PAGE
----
College set for ‘full structural review’ after Ofsted reports
PUBLISHED: 00:10 07 February 2019
A Suffolk and Norfolk-based land college is to undergo a full structural review ‘looking at all options’ following two damning Ofsted reports.
Easton and Otley College leaders say they are determined to secure its long-term future after a Further Education Commissioner (FEC) intervention was triggered late last year by its second ‘inadequate’ rating.
Its report, due out today (Thursday, February 7) was followed by a letter from Minister of State for Apprenticeships and Skills Anne Milton, who has confirmed to college chair of governors Mark Pendlington that a full structural review will take place over the coming months.
MORE – College dealt new blow after second damning inspection report
The review, with the priority on looking at ‘all options that will help to underpin the future of the college’ will include an extensive consultation process, with a recommendation made by the FEC to the minister and college board. This process is expected to be concluded between Easter and early summer.
Managers and governors at the college say they are committed to strengthening the fortunes of the college, and “fully support” the plan for a formal appraisal of the institution’s strategy and resources.
They will be working alongside experts from business, education, land-based industries, and local government to determine a “strong future” for the college, which has 544 staff, and around 5,000 students, they say.
Principal Jane Townsend said they were “wholly committed” to achieving a positive outcome.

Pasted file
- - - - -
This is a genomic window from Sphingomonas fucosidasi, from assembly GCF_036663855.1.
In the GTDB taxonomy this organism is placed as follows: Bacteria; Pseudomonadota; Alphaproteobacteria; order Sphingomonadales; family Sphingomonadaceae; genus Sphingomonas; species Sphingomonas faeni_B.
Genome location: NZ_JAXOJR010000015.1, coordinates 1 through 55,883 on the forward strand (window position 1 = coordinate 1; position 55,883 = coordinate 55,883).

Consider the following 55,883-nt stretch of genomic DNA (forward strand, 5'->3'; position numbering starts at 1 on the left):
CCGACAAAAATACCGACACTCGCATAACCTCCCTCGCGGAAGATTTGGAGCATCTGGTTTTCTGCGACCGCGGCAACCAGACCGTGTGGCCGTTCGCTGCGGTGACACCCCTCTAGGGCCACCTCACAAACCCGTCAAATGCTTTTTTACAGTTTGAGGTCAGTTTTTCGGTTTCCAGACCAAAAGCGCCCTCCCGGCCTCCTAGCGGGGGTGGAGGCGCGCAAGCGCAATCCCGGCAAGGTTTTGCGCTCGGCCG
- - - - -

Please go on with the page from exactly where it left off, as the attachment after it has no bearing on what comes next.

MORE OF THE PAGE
“The support from our students, parents and staff, together with the wider business community, has been nothing short of exceptional, and we are all working together to secure the college’s long-term future,” she said.
Already, they were seeing a turnaround in a number of areas and were focused on maintaining the momentum, she added.
“People from across Suffolk and Norfolk have told us how much they believe in Easton and Otley College in leading on land-based learning and that they recognise how important it is to secure the future of land based learning, and we are not about to let them down.”
Chair of governors Mark Pendlington said the aim was to make it a “regional and national champion for teaching”, and they had taken on a new principal and senior team to help achieve this.
“We now need to take a close look at how best to build on these strong foundations, and with an open mind, look at all available options,” he said.
“Here in the east we have some of the best land based educational and business experts, with a vast range of knowledge and experience, so we are inviting them to help us decide the best way forward.
“Most importantly, our recovery programme has a top focus on driving further improvements to the quality of teaching and learning, so that we can say to students and parents that they can continue to have every confidence in our ability to provide the best possible jobs and careers for all our learners.”
The college board will be responding to the Minister of State for Apprenticeships and Skills, detailing the college’s progress to date, against the FEC’s recommendations.